Today, most trees and shrubs are grown in plastic containers with no root loss during transplant. The unintended consequence is that  the step of soil preparation is often overlooked. Plants are now "installed" in construction-damaged and compacted soils. Subsoils are mixed with topsoils and our landscapes are on "life-support." These landscapes require excessive irrigation and fertilizers for the plants to survive and years for the soil's microorganisms to recolonize the soil.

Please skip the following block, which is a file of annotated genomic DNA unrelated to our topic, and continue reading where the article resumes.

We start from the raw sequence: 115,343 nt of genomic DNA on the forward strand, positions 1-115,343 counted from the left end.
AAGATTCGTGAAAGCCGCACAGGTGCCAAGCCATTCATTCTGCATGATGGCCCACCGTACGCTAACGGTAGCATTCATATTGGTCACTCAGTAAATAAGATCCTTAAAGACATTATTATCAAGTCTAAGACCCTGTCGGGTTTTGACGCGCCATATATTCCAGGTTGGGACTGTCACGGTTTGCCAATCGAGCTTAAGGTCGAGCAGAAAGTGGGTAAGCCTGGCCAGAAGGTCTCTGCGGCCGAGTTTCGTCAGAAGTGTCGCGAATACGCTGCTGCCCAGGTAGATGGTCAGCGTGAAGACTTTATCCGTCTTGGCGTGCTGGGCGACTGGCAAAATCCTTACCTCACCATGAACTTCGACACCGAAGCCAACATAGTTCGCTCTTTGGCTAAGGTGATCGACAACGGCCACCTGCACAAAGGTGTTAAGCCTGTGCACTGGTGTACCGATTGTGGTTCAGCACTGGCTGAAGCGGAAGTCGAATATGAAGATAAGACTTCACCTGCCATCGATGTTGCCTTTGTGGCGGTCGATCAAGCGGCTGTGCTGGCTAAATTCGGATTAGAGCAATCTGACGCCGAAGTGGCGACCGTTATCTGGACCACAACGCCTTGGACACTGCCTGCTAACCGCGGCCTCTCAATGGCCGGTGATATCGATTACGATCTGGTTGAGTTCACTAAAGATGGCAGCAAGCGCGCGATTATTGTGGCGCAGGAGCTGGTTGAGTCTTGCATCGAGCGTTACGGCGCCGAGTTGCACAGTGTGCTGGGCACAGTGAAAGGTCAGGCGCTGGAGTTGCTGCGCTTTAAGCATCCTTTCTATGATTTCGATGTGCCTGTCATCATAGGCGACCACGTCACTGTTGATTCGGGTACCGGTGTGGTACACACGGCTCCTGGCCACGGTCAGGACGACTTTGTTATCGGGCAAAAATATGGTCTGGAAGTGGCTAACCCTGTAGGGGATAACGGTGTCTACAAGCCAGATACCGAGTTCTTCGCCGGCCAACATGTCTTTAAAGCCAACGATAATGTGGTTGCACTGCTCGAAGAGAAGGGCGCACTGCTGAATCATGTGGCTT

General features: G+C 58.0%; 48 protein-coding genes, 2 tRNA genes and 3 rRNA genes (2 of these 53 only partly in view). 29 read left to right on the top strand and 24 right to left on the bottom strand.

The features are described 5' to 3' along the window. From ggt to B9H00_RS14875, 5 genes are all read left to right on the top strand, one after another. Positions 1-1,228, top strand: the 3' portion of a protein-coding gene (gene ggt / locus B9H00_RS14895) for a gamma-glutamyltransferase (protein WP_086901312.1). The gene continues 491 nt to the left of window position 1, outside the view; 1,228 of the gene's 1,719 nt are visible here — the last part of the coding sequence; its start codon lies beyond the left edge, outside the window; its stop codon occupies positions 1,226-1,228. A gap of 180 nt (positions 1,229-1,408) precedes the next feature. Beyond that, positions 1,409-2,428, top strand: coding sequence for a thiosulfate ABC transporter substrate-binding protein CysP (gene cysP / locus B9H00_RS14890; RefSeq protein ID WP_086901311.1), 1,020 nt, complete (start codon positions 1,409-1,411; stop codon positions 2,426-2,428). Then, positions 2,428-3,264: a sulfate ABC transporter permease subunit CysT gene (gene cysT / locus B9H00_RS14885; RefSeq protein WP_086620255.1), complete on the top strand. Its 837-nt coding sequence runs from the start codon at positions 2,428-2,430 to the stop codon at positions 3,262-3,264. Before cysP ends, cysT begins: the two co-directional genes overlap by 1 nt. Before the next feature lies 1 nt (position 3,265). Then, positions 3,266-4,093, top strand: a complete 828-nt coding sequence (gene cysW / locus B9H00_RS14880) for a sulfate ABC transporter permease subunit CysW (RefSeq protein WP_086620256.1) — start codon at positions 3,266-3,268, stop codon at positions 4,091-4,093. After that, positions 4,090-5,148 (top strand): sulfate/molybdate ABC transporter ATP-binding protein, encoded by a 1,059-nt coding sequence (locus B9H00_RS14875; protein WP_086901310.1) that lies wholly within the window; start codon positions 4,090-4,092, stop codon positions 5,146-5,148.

In TLC Services' maintenance programs we use high quality, slow release fertilizers and soil amendments to repair the subsoil and rebuild the topsoil. In both our renovation and new construction projects we cultivate the solid subsoil and add compost and commercially available live soil microorganisms to speed up the reconstruction of the topsoil, thereby giving landscapes a running start at a vibrant, healthy life.
Historically, trees and shrubs were grown in fields and when harvested, a substantial amount of the plant's root system was left in the field. Landscapers knew that for the plant to survive the transplant process, proper soil preparation was necessary.